Microaggressions in Higher Education: Manifestations, Dynamics, and Impact

New research on the manifestation, dynamics, and harmful impact of microaggressions on socially devalued groups has become of high importance in the field of education. Microaggressions are the everyday verbal, nonverbal, and environmental slights, snubs or insults, whether intentional or unintentional, which communicate hostile, derogatory or negative messages to target persons based solely upon their marginalized group membership. In many cases these hidden messages may invalidate the group identities or experiential reality of target persons, demean them on a personal or group level, communicate that they are lesser human beings, suggest they do not belong with the majority group, or relegate them to inferior status and treatment. While microaggressions are generally discussed from the perspective of race and racism, any marginalized group in our society may become targets: people of color, women, LGBT persons, those with disabilities, religious minorities, and so on. In higher education, for example, racial microaggressions are often delivered by well-intentioned White administrators, faculty, staff, and students toward their counterparts of color. These microaggressions have a detrimental impact upon recipients by promoting and fostering inequities in higher education. This keynote is aimed at presenting cutting-edge research and perspectives on the manifestation, psychological dynamics, and impact of microaggressions on the well being of marginalized groups in higher education.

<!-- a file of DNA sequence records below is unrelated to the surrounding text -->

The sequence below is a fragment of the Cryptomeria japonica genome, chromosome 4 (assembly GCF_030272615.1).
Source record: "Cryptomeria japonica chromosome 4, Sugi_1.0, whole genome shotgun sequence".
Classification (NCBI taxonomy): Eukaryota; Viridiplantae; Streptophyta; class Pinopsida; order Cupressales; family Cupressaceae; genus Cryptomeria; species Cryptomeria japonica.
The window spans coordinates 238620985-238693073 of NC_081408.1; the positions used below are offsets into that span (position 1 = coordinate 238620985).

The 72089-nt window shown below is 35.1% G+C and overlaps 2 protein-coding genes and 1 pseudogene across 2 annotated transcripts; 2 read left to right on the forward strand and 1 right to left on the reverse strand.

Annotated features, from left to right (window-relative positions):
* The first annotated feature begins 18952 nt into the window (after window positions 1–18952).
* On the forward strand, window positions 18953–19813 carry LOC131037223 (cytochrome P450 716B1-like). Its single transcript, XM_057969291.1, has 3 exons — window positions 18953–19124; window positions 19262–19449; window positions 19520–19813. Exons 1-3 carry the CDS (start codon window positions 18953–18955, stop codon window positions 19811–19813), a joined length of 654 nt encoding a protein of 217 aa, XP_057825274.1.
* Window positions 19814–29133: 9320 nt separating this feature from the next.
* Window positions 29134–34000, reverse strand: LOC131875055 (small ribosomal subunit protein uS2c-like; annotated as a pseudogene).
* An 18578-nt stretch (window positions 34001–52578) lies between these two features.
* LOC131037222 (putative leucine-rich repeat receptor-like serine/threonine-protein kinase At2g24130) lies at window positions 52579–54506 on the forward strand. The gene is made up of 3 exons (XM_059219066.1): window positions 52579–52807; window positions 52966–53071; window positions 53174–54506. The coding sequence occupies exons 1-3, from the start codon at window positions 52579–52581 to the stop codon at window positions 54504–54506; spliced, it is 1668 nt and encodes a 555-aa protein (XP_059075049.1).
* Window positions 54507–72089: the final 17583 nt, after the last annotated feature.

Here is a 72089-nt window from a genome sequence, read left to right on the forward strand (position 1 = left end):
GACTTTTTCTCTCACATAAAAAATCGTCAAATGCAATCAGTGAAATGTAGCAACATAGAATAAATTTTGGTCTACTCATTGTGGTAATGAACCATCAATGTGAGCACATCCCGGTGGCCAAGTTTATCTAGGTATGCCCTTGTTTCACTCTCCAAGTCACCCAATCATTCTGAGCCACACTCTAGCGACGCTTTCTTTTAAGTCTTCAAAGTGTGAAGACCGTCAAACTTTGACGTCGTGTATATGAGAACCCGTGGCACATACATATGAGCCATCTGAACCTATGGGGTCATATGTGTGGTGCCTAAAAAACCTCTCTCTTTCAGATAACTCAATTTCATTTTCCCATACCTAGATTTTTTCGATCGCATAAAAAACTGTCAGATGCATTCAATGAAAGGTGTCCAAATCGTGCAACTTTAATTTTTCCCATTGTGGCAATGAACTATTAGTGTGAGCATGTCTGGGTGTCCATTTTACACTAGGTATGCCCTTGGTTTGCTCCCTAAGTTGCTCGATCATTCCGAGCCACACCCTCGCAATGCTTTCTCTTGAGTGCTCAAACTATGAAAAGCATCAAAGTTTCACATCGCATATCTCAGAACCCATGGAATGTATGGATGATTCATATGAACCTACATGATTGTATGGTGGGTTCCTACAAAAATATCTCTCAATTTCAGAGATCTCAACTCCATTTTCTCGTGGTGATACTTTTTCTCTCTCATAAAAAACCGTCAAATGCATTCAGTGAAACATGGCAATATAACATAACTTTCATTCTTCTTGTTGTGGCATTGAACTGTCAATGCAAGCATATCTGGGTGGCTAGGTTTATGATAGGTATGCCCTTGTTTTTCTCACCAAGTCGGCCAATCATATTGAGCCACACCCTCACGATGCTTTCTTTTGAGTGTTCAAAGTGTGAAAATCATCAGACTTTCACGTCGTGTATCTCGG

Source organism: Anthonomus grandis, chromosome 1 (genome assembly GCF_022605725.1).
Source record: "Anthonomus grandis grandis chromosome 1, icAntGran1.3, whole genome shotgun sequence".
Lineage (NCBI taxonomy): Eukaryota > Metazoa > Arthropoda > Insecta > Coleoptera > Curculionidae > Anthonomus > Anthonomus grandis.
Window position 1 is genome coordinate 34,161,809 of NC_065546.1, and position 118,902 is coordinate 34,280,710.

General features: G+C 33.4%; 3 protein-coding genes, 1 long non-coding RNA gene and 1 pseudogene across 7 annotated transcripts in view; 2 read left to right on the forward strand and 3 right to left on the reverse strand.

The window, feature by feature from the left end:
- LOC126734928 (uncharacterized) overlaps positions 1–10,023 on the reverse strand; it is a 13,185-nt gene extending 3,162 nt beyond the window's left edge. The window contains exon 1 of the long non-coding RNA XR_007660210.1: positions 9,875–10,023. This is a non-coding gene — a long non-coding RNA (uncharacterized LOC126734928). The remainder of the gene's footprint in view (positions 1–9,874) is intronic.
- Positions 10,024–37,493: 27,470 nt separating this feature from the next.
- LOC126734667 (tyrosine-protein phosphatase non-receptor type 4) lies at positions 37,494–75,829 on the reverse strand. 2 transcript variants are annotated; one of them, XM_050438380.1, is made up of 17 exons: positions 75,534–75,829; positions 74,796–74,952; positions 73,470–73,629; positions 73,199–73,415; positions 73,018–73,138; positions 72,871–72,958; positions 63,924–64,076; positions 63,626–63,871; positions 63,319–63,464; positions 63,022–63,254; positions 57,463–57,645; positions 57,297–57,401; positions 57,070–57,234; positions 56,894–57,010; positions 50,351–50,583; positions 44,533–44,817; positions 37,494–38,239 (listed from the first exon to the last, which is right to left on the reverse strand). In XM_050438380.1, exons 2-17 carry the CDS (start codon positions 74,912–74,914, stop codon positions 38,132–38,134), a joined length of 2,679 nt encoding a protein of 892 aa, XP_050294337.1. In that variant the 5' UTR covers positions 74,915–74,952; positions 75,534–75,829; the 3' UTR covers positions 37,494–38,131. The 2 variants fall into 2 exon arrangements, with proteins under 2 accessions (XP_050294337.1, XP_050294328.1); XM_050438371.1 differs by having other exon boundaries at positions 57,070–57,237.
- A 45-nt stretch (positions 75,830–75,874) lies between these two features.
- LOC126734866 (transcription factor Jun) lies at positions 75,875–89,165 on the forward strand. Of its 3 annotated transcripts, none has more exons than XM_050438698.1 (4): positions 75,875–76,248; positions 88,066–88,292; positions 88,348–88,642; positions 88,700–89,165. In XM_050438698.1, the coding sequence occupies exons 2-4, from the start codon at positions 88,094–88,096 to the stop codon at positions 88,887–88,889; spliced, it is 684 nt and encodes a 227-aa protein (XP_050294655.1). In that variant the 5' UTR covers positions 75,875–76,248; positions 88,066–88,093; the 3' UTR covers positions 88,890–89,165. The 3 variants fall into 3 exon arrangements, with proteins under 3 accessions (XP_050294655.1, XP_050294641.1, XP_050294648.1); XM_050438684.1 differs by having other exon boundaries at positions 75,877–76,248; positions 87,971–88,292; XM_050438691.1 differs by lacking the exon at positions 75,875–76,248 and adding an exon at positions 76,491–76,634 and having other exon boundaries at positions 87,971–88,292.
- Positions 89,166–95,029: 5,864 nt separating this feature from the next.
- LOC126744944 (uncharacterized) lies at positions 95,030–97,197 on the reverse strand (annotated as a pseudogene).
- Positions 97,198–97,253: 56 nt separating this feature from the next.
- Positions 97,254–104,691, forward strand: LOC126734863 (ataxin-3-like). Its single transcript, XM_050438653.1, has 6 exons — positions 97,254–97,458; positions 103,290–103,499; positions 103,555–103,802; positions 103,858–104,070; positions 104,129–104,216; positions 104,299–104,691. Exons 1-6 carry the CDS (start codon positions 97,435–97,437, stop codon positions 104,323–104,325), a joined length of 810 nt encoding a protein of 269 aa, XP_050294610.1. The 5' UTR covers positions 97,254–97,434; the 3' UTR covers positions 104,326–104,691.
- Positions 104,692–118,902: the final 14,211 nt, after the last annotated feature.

Derald Wing Sue is Professor of Psychology and Education at Teachers College, Columbia University. He was Co-Founder and first President of the Asian American Psychological Association, and is Past President of the Society for the Psychological Study of Ethnic Minority Issues and the Society of Counseling Psychology. Dr. Sue has served as Editor of the Personnel and Guidance Journal, Associate Editor of the American Psychologist, and serves on the Council of Elders for Cultural Diversity and Ethnic Minority Psychology. Dr. Sue can truly be described as a pioneer in the field of multicultural psychology, multicultural education, multicultural counseling and therapy, and the psychology of racism/antiracism. His current research explores the manifestation, dynamics, and impact of racial, gender, and sexual orientation microaggressions. He currently applies this research to strategies for facilitating difficult dialogues on race in the classroom and public forums. He is the author of over 150 publications and has received numerous awards, most recently the American Psychological Association 2013 Award for Distinguished Contributions to Psychology in the Public Interest.

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